Interlocking Wave 10 crocheted for YouTube tutorial

The same pattern is used in my video tutorial on how to Read Mosaic Crochet Chart Without X’s. This is a very handy skill to have but if you are used to having X’s on the chart, have no fear: my patterns are all being updated to include a chart with X’s now. It is taking me awhile because I have so many patterns, but I am nearly finished getting them all updated!

I also used these waves in a scarf which was part of my 2020 Father’s Day CAL: Waves Scarf on Ravelry

Waves Scarf crocheted by Claudia

And I made this design available as a shawl as well; you can begin with the long edge or short end to get a different effect with your self-striping yarn! Waves Shawl on Ravelry

Waves Shawl crocheted by Dawn Haynes

My “Into The Ocean” blanket pattern uses these waves as a border around some swirling waves.

Crocheted by Christine Schneider

So, I guess it’s fair to say I like water-themed patterns!

Get the Pattern

The eBook contains 6 patterns and saves you more than 30% compared to buying them individually.

  • One Octopus
  • To Sail Away
  • Trident
  • Four Lobsters
  • All the Waves
  • Electric Shock

These baby blankets are all 30″ square when you meet gauge. Each pattern has a chart size of 121 x 121 and you begin with 60 windows when you do the interlocking crochet technique.

Mosaic Crochet, by Angela Kermack

Four Lobsters

My mom grew up in Nova Scotia, Canada. The east coast of Canada does a lot of fishing and trapping of lobsters and crabs.

She had a tiny wooden (pretend) lobster trap that my sister and I liked to play with. We grew up in Saskatchewan which is all prairie, so there were no local lobster traps.

I always thought the nets looked cool and the traps were very clever – the lobsters can get in but they can’t get out.

https://commons.m.wikimedia.org/wiki/File:Old-fashioned_lobster_trap,_Fishermen’s_Museum_at_Pemaquid,_Bristol,_Maine_-_20130917.JPG

Surprisingly, I was quite old before I finally learned that lobsters are generally black in the ocean and not bright red like cartoons would have me believe.

My son’s t-shirt; a smiling, red lobster, with the quote “feelin’ snappy”

This pattern, “Four Lobsters”, was originally going to be part of my Baby Ocean & Others eBook. But I knew some of you wouldn’t like the design as a “baby” blanket because it isn’t that “cute”. But I also know that some of you are not a fan of the “cutesy, cartoon” designs so I created a new eBook instead!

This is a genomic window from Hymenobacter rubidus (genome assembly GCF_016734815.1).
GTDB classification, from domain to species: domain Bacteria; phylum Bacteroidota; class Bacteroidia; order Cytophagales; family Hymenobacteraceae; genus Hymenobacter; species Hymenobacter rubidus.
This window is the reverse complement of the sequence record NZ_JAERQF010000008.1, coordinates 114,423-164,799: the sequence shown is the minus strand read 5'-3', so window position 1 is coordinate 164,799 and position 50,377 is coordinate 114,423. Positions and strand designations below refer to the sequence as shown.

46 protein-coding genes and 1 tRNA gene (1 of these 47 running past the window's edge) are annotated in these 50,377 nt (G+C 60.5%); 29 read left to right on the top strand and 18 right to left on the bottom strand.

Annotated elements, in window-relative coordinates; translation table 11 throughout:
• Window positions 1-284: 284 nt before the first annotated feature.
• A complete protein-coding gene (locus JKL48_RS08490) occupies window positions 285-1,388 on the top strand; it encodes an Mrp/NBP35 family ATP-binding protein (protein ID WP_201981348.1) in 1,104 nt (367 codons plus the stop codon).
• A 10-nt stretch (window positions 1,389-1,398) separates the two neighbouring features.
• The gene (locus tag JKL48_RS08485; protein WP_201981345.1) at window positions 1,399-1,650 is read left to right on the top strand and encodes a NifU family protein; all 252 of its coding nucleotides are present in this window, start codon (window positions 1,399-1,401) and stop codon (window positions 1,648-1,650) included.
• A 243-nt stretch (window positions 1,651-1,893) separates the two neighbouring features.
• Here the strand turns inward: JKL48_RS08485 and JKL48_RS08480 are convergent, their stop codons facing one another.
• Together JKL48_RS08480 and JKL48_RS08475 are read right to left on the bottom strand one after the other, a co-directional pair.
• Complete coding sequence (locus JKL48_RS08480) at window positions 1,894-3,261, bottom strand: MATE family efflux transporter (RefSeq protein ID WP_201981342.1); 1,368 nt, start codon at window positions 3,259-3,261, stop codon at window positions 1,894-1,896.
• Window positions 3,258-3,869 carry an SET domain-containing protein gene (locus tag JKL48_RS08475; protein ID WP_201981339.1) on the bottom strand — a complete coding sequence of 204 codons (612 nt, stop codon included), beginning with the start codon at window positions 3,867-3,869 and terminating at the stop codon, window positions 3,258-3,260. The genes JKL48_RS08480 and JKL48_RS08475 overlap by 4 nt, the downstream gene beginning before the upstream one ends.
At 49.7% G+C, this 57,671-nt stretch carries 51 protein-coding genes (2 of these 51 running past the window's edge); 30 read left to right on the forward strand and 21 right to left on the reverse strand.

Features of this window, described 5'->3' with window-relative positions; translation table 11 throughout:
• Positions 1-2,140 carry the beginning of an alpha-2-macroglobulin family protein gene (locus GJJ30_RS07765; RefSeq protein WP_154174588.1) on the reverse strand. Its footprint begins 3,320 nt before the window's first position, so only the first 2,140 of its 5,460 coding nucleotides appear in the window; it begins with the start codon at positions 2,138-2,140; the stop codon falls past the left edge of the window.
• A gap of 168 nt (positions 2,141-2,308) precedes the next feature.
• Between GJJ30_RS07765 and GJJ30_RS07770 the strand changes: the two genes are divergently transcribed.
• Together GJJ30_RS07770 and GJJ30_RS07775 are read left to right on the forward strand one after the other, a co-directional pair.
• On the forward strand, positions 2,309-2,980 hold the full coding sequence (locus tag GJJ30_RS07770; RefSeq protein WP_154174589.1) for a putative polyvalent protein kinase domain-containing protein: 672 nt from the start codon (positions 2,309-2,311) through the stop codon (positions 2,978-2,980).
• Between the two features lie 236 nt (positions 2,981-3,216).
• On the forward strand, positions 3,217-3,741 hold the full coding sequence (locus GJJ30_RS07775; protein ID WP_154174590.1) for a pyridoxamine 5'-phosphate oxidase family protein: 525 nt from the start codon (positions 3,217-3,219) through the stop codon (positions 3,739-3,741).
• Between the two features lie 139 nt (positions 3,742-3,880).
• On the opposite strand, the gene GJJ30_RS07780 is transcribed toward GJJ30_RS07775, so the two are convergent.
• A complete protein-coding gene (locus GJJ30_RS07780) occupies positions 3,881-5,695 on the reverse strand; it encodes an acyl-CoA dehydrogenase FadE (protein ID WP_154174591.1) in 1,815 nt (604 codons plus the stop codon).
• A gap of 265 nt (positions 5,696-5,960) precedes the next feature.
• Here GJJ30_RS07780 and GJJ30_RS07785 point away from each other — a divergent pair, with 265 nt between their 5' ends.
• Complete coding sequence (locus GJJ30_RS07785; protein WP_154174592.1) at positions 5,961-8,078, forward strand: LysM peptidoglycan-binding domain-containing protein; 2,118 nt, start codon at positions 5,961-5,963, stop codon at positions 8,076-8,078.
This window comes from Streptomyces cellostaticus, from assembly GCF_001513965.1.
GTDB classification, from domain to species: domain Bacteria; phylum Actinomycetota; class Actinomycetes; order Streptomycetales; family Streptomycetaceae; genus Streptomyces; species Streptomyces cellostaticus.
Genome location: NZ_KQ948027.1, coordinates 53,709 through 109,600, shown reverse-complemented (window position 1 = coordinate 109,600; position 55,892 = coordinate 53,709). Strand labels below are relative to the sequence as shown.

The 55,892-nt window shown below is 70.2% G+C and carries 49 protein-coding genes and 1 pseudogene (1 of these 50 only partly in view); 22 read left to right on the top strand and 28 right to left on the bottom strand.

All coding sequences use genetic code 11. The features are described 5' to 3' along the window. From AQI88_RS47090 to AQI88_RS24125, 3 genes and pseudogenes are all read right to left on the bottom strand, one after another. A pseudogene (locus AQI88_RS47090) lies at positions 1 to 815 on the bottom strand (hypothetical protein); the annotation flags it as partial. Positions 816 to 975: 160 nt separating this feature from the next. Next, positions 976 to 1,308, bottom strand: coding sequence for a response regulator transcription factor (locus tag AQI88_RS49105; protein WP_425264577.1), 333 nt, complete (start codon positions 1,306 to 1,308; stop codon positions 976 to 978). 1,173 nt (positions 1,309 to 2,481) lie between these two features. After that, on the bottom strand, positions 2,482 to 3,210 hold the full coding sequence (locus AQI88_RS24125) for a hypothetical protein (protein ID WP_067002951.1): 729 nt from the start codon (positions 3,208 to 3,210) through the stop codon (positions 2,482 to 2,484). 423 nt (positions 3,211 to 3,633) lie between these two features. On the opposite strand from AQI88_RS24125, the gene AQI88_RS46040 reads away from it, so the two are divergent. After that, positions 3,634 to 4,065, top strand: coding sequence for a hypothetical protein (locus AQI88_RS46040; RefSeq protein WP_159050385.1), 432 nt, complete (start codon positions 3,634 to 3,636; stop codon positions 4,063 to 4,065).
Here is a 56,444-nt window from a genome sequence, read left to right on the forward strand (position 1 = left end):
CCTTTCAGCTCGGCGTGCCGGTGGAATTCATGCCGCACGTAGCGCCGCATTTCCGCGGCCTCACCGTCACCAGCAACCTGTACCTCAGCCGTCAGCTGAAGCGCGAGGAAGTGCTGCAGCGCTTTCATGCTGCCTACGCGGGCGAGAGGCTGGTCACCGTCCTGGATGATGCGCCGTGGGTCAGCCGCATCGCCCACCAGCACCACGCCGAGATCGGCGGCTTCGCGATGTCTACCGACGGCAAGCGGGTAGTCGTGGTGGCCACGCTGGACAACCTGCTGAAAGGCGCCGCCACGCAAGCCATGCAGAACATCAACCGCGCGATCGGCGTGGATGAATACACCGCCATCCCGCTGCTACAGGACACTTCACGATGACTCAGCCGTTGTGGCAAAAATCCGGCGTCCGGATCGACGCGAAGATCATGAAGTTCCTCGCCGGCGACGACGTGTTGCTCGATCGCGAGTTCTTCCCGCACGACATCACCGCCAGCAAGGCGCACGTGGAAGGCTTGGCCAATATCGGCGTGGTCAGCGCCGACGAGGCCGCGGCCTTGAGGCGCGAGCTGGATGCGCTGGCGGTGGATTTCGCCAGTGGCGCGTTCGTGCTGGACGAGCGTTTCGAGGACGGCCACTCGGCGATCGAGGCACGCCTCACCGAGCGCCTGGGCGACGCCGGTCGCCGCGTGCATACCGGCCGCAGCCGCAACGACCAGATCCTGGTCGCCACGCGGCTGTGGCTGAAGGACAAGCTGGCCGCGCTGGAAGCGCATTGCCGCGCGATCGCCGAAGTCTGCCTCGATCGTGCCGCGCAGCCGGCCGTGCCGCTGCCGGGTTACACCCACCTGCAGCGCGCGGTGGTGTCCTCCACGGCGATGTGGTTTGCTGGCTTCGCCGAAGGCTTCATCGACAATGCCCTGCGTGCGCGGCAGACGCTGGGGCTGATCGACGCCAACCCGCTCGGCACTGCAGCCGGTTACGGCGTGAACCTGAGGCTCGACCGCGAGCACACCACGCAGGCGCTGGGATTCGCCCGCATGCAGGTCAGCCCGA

My tester has been waiting a few months for me to finally publish this! Nessa Miller used red as the Main Color and white as the Accent Color.

If you use the interlocking crochet technique then the Wrong Side is an inverted opposite type image (but not exactly opposite). If you use the overlay mosaic technique it will just be striped.

Get the Pattern

The eBook contains 6 patterns and saves you more than 30% compared to buying them individually.

  • One Octopus
  • To Sail Away
  • Trident
  • Four Lobsters
  • All the Waves
  • Electric Shock

These baby blankets are all 30″ square when you meet gauge. Each pattern has a chart size of 121 x 121 and you begin with 60 windows when you do the interlocking crochet technique.

Trident

I almost didn’t publish this pattern. My first few drafts were just dreadful. And then when I thought I managed to get it right I’d show someone and they would point out this or that and no matter how kind they were it was starting to really wear me down.

I have other drafts of patterns that have discouraged me and will never see the light of day. I am glad I decided to free this guy. My husband said the merman’s face reminds him of a Lego figurine.

I don’t know a lot about mythology but this guy was definitely based on King Triton from Disney’s The Little Mermaid. This king has a big shaggy beard, sexy biceps, and a lightning stick (a trident).

My tester, cyncitycrochets picked the perfect colors, in my opinion! If you use the interlocking crochet technique then the Wrong Side is an inverted opposite type image (but not exactly opposite). If you use the overlay mosaic technique it will just be striped.

Get the Pattern

The eBook contains 6 patterns and saves you more than 30% compared to buying them individually.

  • One Octopus
  • To Sail Away
  • Trident
  • Four Lobsters
  • All the Waves
  • Electric Shock

These baby blankets are all 30″ square when you meet gauge. Each pattern has a chart size of 121 x 121 and you begin with 60 windows when you do the interlocking crochet technique.

To Sail Away

I don’t do a lot of boating here in Saskatchewan. We mostly have wheat fields. There are a few bodies of water that people use for recreation but it has never been a top interest of mine.

I don’t think this sailboat is going very fast because the water looks quite calm.

This black and blue interlocking crochet sample by cyncitycrochets shows the Wrong Side in the image above (the Right Side can be seen at the top of this post or scroll down to see her instagram post). I like how she equated it to the night sky in her instagram post. If you use the mosaic technique like Angela Kermack did then the back will just be striped.

Get the Pattern

The eBook contains 6 patterns and saves you more than 30% compared to buying them individually.

  • One Octopus
  • To Sail Away
  • Trident
  • Four Lobsters
  • All the Waves
  • Electric Shock

These baby blankets are all 30″ square when you meet gauge. Each pattern has a chart size of 121 x 121 and you begin with 60 windows when you do the interlocking crochet technique.

One Octopus

Yesterday I published a new eBook: More in the Ocean. This pattern, One Octopus, is probably my favorite one of the bunch!

I drew this while I was working on my previous eBook, Baby Ocean & Others. But this octopus doesn’t have the right cartoon quality to be considered a “baby” design, in my opinion.

After I double-checked that my octopus had eight legs I asked my 4-year-old son what he thought of my picture. He is our resident creature expert, especially ocean creatures, so I thought he would like my octopus drawing. He looked at it, seemed impressed, stated it’s a “colossal squid”, and walked away! So, I guess you can interpret it as a squid if you like.